Above is my Bioenno 50 Ah LiFePo4 battery.  To the right of battery is a Bioenno 10 amp shore power charger. Top right is a 400 watt pure sine wave inverter.  To the top left is a blue seas fuse panel to distribute power to my power circuits in the camper.

Possible LiFePo4 vehicle charging designs.

1. 400 watt pure sine wave inverter tied to 12 volt vehicle battery powering the Bioenno 10 amp charger.

Comment 1: this is a straight forward design that I used in my Prius while driving or in Ready mode.  

There is a belief in the LiFePo4 world that although there are 2000+ charge cycles, that if you don’t fully charge the battery as often it may have up to double the charge cycles.  I don’t keep track of charge cycles so it’s not a big concern.

2. Direct charging LiFePo4 battery through a continuous duty solenoid.  

Comment 2:  I don’t care as much for a design that ties my house battery to the vehicle battery. (My goal is to keep my engine battery so it cannot be drained accidentally.)  Bioenno says it may be done as long as vehicle’s charge circuit is putting out at least 13.7 volts.  Note that voltage loss can exist the longer the wire run to the House battery.

3. Using solar charge controller- Isolator, 12 to 24 volt step up transformer, MPPT LiFePo4 solar charge controller to LiFePo4 battery.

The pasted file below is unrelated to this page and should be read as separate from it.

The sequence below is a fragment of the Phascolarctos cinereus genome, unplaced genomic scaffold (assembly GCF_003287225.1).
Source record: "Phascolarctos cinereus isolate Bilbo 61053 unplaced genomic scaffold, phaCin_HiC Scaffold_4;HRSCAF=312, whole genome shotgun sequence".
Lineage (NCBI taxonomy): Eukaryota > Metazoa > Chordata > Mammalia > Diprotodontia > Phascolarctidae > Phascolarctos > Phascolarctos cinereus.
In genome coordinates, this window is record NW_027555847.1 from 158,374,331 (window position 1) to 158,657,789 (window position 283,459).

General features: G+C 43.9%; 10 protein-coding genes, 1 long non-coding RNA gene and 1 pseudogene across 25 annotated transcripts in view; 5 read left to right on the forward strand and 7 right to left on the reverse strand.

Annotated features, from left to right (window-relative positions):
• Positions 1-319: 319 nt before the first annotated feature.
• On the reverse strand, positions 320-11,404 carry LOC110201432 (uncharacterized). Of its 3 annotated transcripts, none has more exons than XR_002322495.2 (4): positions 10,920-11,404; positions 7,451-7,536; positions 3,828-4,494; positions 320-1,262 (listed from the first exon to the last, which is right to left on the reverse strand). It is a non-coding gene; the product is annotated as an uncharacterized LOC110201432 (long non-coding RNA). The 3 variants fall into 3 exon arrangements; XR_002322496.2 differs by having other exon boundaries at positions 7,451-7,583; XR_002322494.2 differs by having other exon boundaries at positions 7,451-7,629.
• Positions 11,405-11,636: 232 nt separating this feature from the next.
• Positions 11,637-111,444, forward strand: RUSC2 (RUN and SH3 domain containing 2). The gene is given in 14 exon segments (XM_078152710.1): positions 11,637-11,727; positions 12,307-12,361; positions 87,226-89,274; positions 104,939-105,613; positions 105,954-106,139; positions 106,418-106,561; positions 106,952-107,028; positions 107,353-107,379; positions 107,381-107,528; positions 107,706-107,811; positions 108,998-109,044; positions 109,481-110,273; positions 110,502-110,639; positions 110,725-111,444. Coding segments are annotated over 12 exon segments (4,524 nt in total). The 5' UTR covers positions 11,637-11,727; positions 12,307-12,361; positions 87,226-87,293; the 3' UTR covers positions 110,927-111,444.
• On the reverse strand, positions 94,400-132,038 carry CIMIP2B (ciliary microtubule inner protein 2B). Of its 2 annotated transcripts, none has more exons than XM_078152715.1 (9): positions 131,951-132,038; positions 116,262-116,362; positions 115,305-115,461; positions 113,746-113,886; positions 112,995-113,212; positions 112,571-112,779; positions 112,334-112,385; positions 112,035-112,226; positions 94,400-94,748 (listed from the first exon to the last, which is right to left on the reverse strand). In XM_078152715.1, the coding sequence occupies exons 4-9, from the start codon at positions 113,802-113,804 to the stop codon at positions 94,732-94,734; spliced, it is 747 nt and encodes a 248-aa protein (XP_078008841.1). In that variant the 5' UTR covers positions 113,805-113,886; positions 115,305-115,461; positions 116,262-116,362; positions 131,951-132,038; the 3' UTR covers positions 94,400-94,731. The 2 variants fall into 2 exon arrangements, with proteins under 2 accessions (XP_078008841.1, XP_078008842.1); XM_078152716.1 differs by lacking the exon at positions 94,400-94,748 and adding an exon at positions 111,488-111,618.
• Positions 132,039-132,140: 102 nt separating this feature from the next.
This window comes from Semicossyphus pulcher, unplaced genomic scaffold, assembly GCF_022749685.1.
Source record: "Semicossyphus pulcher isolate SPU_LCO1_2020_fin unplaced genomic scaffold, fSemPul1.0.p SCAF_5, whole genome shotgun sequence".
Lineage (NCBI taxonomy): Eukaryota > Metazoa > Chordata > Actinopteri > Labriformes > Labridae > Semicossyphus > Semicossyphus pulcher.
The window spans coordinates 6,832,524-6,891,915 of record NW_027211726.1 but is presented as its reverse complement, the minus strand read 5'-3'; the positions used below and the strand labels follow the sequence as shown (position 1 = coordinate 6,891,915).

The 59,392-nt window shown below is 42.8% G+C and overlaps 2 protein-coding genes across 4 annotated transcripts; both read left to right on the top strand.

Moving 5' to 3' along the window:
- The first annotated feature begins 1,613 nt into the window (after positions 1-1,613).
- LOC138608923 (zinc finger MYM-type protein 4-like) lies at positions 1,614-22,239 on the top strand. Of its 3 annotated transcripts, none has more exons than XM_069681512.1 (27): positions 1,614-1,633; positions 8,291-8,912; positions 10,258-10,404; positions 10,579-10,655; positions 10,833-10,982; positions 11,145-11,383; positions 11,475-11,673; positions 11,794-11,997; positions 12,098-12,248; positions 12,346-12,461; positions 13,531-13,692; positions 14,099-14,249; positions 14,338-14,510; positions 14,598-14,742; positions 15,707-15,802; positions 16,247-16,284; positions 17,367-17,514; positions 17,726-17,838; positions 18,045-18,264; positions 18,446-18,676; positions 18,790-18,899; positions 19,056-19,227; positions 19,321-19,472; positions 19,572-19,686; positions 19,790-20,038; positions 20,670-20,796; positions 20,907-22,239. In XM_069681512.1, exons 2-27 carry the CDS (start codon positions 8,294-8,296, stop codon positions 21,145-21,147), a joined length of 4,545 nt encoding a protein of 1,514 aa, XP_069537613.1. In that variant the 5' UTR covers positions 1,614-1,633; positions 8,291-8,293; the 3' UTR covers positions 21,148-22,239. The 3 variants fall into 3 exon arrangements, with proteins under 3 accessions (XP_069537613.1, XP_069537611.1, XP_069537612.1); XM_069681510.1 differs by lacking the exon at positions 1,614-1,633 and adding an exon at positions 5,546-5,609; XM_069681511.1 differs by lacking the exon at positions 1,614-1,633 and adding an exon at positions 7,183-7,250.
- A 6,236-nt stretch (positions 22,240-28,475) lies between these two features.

Comment 3:  I don’t care for the lack of current control of the MTTP LiFePo4 charge controller.  This does manage the voltage very well, although it will go into full battery charge more often.  This is the design I had installed last year in my FWC but never used.  I felt that I would have to be careful running bot solar and vehicle charge at same time.

4. The design I covered above - Isolator, 12 to 24 volt step up transformer, Voltage/amperage controlled power supply to LiFePo4 battery.  

Comment 4.  This is what is closest to what Bioenno recommends, other than step up transformer, but this only conditions the voltage to the power supply.  

This design gives me more control of voltage and current settings and I feel no risk in leaving both the solar charging and vehicle charging on at the same time.  It is also a very small footprint for space and weight considerations.  

For small vehicles the isolator is water resistant as is the step up transformer, so both can go under the hood.  But I recommend not doing this as you may want a good heavy duty 12 volt cigarette outlet for 12 volt cooking.  Therefore, keeping the step up transformer and the power supply close together in the vehicle gives you a high power 12 volt outlet and you LiFePo4 battery charge circuit together.